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EI (Employment Insurance) discussion thread

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Jun 4, 2011
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Can you call and request to speak to an adjudicator who has reviewed your file?
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b166er1337 wrote:
Nov 21st, 2011 1:12 pm
This happens quite frequently. Although the ROE states E - Quit, when you file for EI, you can explain the reason for separation, which should be Dismissal. There is sufficient space for you to explain what exactly happened.

The onus of separation, in this case, is on the employer. You did not resign willingly or voluntarily despite what the ROE stated.

Digest 6.3.9 http://www.servicecanada.gc.ca/eng/ei/d ... tml#a6_3_9 states specifically

If I voluntarily left my previous employer, and somehow misplaced my ROE, do I contact my past employer and ask for a copy? Or will the ROE records have been automatically forwarded to the government? I was sorting through a lot of documentation and somehow did not locate the ROE, which I know I received in the mail.

How does the government agency treat voluntary resignations? Let's say the 1st job held for five years was a voluntary departure while the 2nd job held for two years was due to a restructuring (involuntary) Will the government count those premiums paid/ weeks employed for both jobs?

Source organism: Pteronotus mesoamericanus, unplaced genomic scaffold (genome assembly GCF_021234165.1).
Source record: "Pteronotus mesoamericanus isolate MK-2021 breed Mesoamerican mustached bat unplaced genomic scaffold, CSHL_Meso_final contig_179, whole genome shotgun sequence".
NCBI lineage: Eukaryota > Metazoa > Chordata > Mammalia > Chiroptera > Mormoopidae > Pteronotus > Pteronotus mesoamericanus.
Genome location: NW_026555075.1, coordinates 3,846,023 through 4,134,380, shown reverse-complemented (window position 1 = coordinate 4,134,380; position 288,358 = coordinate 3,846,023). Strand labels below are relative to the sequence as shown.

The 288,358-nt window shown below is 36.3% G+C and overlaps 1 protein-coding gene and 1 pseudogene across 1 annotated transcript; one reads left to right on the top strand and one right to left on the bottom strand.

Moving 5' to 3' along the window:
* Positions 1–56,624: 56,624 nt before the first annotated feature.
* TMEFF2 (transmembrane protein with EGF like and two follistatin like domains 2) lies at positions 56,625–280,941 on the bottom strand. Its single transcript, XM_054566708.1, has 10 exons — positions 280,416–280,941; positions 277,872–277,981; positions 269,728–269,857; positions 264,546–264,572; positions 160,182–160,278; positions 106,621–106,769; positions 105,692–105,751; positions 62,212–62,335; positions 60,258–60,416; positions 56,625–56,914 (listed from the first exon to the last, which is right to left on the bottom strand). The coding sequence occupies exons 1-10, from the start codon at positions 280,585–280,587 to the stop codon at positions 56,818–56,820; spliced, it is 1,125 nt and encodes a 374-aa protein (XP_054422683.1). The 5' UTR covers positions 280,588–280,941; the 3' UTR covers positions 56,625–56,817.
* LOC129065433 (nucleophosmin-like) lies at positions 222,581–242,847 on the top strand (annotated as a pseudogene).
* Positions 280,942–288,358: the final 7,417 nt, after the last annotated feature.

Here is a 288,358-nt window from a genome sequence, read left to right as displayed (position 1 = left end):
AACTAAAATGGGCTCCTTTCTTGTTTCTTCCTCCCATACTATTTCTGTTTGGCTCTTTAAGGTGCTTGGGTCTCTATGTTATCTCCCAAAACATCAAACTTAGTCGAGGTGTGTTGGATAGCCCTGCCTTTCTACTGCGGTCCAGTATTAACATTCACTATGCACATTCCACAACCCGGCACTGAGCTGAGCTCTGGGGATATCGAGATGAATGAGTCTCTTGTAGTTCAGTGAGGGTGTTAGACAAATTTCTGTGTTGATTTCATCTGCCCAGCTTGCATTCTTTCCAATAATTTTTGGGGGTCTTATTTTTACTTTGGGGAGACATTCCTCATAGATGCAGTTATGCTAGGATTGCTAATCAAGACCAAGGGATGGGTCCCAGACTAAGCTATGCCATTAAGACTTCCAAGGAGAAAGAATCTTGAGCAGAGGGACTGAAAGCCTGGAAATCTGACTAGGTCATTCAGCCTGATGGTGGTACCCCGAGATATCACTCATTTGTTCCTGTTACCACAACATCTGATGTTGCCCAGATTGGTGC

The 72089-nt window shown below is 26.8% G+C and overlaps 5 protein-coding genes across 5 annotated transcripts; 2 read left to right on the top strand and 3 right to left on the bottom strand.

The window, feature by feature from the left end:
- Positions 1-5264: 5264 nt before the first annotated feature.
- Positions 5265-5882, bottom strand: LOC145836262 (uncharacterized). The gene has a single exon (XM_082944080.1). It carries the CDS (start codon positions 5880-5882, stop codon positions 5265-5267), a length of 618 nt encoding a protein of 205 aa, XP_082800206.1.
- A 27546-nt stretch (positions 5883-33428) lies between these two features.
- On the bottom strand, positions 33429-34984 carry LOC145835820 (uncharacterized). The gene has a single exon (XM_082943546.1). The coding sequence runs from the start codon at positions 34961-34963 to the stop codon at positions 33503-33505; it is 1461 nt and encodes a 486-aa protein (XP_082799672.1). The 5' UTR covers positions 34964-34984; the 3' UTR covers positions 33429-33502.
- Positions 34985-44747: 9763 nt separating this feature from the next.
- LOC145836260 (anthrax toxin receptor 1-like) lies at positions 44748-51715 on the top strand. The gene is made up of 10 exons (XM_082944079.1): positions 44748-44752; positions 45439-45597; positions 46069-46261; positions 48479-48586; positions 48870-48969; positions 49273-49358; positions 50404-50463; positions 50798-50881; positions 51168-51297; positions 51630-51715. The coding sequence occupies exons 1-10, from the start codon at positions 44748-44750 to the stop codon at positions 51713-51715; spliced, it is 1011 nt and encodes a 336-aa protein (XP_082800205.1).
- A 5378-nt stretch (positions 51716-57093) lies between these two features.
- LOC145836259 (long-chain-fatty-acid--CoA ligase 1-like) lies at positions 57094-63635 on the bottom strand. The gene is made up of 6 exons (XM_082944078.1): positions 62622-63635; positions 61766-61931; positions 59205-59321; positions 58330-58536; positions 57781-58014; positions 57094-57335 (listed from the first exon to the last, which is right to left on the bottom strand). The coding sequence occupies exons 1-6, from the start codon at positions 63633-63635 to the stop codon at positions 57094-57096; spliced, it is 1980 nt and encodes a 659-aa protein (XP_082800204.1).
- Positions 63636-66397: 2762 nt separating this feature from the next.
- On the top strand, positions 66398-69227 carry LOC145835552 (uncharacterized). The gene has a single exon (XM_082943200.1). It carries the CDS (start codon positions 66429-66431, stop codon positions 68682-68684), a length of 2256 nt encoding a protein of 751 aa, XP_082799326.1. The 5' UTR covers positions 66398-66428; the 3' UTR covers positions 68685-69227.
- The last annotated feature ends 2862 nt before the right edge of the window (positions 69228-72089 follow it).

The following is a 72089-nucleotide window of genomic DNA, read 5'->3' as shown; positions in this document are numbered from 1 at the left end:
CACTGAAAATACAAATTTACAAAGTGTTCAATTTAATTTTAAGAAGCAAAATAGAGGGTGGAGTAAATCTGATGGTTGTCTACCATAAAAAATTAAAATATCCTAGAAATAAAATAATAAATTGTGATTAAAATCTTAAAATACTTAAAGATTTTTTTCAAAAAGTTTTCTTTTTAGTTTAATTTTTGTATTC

b166er1337 wrote:
Apr 12th, 2012 1:51 am
You both agreed that you were unsuitable for the position, and you will be let go at the end of probation regardless. You were basically presented two options: 1) resign right away 2) stick it out for another month and to be dismissed. The onus of separation is on the employer. Therefore, unless the employer can prove that you were dismissed due to your own misconduct, you won't be disqualified.

This is my own interpretation; another agent may view it differently.

So being on probation (say 3 months) and not being subsequently offered a full-time or part-time role makes one eligible for EI benefits if the premiums were paid during this probably period along with EI payments made while at the former job?

I'll read up on those links in the OP but thank you in advance for your offer to help people learn more about EI benefits.